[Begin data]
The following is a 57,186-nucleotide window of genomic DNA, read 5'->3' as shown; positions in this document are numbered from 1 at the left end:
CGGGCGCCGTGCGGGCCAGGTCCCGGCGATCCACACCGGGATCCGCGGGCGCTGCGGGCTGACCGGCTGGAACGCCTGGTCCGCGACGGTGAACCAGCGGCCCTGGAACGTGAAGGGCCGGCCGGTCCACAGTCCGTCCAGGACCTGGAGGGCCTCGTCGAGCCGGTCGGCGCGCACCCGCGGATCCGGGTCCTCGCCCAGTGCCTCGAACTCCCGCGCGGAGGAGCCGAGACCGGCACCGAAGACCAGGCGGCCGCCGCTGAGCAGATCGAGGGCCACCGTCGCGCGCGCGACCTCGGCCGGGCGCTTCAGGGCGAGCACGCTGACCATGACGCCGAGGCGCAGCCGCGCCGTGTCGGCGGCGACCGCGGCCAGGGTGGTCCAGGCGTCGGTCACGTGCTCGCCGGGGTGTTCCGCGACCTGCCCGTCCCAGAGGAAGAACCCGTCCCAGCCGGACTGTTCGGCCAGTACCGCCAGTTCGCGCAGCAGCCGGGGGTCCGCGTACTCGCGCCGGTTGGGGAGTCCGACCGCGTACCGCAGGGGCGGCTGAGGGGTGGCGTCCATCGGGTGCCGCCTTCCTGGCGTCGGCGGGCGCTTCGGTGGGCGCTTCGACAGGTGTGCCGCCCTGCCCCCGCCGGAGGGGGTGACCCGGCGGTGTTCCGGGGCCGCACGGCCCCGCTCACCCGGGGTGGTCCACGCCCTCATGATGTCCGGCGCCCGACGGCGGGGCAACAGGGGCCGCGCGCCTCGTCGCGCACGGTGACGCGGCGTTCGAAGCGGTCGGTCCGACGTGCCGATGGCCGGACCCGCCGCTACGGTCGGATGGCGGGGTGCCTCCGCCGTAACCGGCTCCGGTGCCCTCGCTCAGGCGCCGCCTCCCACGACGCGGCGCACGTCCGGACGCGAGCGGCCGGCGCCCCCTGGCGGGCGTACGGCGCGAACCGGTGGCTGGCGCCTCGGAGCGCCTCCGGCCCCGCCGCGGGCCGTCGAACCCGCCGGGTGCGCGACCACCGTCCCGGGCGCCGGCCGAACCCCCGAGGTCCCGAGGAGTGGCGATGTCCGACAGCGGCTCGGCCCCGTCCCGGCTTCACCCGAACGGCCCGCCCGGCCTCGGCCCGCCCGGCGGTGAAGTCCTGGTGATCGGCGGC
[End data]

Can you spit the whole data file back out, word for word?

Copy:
The following is a 57,186-nucleotide window of genomic DNA, read 5'->3' as shown; positions in this document are numbered from 1 at the left end:
CGGGCGCCGTGCGGGCCAGGTCCCGGCGATCCACACCGGGATCCGCGGGCGCTGCGGGCTGACCGGCTGGAACGCCTGGTCCGCGACGGTGAACCAGCGGCCCTGGAACGTGAAGGGCCGGCCGGTCCACAGTCCGTCCAGGACCTGGAGGGCCTCGTCGAGCCGGTCGGCGCGCACCCGCGGATCCGGGTCCTCGCCCAGTGCCTCGAACTCCCGCGCGGAGGAGCCGAGACCGGCACCGAAGACCAGGCGGCCGCCGCTGAGCAGATCGAGGGCCACCGTCGCGCGCGCGACCTCGGCCGGGCGCTTCAGGGCGAGCACGCTGACCATGACGCCGAGGCGCAGCCGCGCCGTGTCGGCGGCGACCGCGGCCAGGGTGGTCCAGGCGTCGGTCACGTGCTCGCCGGGGTGTTCCGCGACCTGCCCGTCCCAGAGGAAGAACCCGTCCCAGCCGGACTGTTCGGCCAGTACCGCCAGTTCGCGCAGCAGCCGGGGGTCCGCGTACTCGCGCCGGTTGGGGAGTCCGACCGCGTACCGCAGGGGCGGCTGAGGGGTGGCGTCCATCGGGTGCCGCCTTCCTGGCGTCGGCGGGCGCTTCGGTGGGCGCTTCGACAGGTGTGCCGCCCTGCCCCCGCCGGAGGGGGTGACCCGGCGGTGTTCCGGGGCCGCACGGCCCCGCTCACCCGGGGTGGTCCACGCCCTCATGATGTCCGGCGCCCGACGGCGGGGCAACAGGGGCCGCGCGCCTCGTCGCGCACGGTGACGCGGCGTTCGAAGCGGTCGGTCCGACGTGCCGATGGCCGGACCCGCCGCTACGGTCGGATGGCGGGGTGCCTCCGCCGTAACCGGCTCCGGTGCCCTCGCTCAGGCGCCGCCTCCCACGACGCGGCGCACGTCCGGACGCGAGCGGCCGGCGCCCCCTGGCGGGCGTACGGCGCGAACCGGTGGCTGGCGCCTCGGAGCGCCTCCGGCCCCGCCGCGGGCCGTCGAACCCGCCGGGTGCGCGACCACCGTCCCGGGCGCCGGCCGAACCCCCGAGGTCCCGAGGAGTGGCGATGTCCGACAGCGGCTCGGCCCCGTCCCGGCTTCACCCGAACGGCCCGCCCGGCCTCGGCCCGCCCGGCGGTGAAGTCCTGGTGATCGGCGGC